SRI (System of Rice Intensification) farmers who have consistently reported higher yields have planted single seedlings with gaps of 20-25 cm (instead of clumps) and shunned flood irrigation — just retaining enough moisture — and reported 80 per cent savings in seeds besides saving 50 per cent water.

Soil health: Excessive chemical application has killed not only the earthworms so necessary for aeration but also microbes and fungus which break down vegetable matter and carbon into essential inputs for plant growth.

These chemicals solidify soil causing easy run-offs. Stronger osmotic pressure of the chemical solution outside the root systems promote reverse osmosis causing the water to flow from roots to soil rather than the other way around causing withering and dryness in some crops.

We need to get a lot more humus into our soil to boost its water retention (without run-offs) to achieve the above and enable stronger roots that can to go deeper and wider and sponge more nutrients besides being naturally more disease resistant.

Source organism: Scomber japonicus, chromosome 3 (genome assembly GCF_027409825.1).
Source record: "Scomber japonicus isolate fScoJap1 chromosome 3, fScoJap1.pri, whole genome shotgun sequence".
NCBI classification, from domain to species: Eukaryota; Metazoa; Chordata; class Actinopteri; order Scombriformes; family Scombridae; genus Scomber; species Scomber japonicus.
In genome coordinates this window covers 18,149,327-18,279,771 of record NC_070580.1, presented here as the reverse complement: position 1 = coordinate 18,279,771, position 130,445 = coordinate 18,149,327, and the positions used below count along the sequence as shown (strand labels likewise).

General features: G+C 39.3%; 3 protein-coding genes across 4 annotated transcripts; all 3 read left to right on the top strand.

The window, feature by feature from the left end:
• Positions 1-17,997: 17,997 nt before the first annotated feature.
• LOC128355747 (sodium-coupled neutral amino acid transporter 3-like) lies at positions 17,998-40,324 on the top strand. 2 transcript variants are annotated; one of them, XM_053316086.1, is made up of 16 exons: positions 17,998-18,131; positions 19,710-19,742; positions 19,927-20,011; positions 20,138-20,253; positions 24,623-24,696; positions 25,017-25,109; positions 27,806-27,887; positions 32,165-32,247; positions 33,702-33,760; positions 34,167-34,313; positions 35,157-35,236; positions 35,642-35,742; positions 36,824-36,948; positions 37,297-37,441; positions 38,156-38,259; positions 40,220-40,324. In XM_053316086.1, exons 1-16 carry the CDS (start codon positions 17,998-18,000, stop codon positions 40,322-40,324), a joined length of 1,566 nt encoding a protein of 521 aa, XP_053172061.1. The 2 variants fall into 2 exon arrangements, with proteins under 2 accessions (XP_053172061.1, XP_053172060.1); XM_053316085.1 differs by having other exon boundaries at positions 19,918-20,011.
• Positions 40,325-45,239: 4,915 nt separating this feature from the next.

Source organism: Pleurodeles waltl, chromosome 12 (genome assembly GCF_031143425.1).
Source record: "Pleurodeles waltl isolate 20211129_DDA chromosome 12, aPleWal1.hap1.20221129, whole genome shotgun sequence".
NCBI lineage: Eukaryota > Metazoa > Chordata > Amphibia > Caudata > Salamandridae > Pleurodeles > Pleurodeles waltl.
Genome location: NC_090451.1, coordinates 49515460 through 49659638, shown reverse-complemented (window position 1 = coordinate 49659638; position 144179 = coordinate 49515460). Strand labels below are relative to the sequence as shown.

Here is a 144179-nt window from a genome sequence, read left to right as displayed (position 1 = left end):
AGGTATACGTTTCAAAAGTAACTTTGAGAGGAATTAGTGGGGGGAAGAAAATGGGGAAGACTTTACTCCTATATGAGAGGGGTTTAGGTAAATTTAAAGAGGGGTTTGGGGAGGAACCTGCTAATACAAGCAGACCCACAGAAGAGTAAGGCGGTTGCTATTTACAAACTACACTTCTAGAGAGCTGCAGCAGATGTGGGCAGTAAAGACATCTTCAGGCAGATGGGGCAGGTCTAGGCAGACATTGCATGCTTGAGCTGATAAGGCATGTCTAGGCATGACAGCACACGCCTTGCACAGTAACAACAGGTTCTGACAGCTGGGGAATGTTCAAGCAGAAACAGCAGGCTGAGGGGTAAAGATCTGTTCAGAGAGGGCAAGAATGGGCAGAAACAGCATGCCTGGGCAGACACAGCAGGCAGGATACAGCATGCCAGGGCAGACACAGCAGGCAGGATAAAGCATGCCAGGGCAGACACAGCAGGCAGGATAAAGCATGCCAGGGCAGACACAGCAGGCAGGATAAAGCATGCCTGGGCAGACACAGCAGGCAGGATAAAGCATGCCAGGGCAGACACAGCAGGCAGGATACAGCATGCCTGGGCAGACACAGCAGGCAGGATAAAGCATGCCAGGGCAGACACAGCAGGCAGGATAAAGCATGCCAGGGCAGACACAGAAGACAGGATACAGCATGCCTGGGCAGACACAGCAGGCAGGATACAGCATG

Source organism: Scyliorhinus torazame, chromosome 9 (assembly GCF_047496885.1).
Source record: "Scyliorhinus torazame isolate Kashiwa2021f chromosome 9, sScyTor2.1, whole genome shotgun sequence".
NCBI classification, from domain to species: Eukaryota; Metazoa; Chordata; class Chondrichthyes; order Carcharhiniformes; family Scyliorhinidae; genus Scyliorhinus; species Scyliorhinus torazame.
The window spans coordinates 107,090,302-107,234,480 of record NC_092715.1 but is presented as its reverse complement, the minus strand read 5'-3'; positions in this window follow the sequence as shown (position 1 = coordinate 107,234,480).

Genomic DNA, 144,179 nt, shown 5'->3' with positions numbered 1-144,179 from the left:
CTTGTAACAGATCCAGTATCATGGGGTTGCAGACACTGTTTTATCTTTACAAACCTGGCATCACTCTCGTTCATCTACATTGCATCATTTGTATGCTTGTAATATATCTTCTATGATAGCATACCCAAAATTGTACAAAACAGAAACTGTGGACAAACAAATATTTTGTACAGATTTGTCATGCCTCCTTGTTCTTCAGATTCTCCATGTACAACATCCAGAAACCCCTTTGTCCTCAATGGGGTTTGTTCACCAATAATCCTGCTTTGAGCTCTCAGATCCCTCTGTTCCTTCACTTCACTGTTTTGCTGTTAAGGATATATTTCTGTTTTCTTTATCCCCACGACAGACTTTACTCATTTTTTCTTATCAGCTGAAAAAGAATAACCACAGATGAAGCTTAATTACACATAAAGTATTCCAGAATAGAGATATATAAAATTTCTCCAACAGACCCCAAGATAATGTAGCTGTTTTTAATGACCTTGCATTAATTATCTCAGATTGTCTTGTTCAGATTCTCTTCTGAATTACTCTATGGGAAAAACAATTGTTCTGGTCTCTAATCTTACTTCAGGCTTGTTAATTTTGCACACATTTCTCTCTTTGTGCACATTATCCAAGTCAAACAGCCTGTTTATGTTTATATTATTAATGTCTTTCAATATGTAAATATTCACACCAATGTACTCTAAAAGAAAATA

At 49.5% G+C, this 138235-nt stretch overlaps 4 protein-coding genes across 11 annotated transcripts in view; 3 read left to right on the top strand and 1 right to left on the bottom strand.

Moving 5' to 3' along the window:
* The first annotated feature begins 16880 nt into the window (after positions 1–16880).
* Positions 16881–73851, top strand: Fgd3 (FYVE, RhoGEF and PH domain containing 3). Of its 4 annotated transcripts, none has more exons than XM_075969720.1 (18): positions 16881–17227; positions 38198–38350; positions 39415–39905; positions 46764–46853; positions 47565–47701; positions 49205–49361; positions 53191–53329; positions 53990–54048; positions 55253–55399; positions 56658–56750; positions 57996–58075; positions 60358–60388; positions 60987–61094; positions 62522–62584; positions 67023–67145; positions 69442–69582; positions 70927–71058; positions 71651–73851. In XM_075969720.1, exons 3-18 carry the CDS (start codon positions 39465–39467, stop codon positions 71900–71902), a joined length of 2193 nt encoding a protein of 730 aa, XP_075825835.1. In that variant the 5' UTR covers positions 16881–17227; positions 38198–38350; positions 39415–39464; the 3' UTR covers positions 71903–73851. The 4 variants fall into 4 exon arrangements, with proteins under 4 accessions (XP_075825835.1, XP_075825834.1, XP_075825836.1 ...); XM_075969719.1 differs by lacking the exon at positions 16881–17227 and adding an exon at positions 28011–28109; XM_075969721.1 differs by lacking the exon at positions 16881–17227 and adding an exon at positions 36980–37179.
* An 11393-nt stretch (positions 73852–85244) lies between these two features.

We need to rotate the crops judiciously with nitrogen fixing legumes/plants, so that the artificial life support of chemicals get replaced with natural manures and supplements in a far more balanced way.

Sir Albert Howard, the author of the Indore experiment, had demonstrated that with just the organic material available within the village — the foliage, crop residues, and animal residues — it is possible to generate all the humus and compost and within it all the chemical required in a more balanced manner at much lesser costs. It might require some reinventing the natural and traditional methods and some re-training.

Trapping more incomes: The Indore experiment reported that a pair of oxen can help generate 1,350 cubic feet of compost, that is, approximately 27 tonnes of manure containing a balanced mixture of essential chemical ingredients. The market price of equivalent weight of urea is about ₹1.45 lakh.

Even if one were to offset the cost of animal keep and downscale the value, it would still leave a net ₹30,000-40,000 of commercial value in the hands of the farmer and village community. Instead, villagers are driving away these to graze unyoked and spending a fortune in ‘importing’ costly fertilisers. A better balance should be attempted.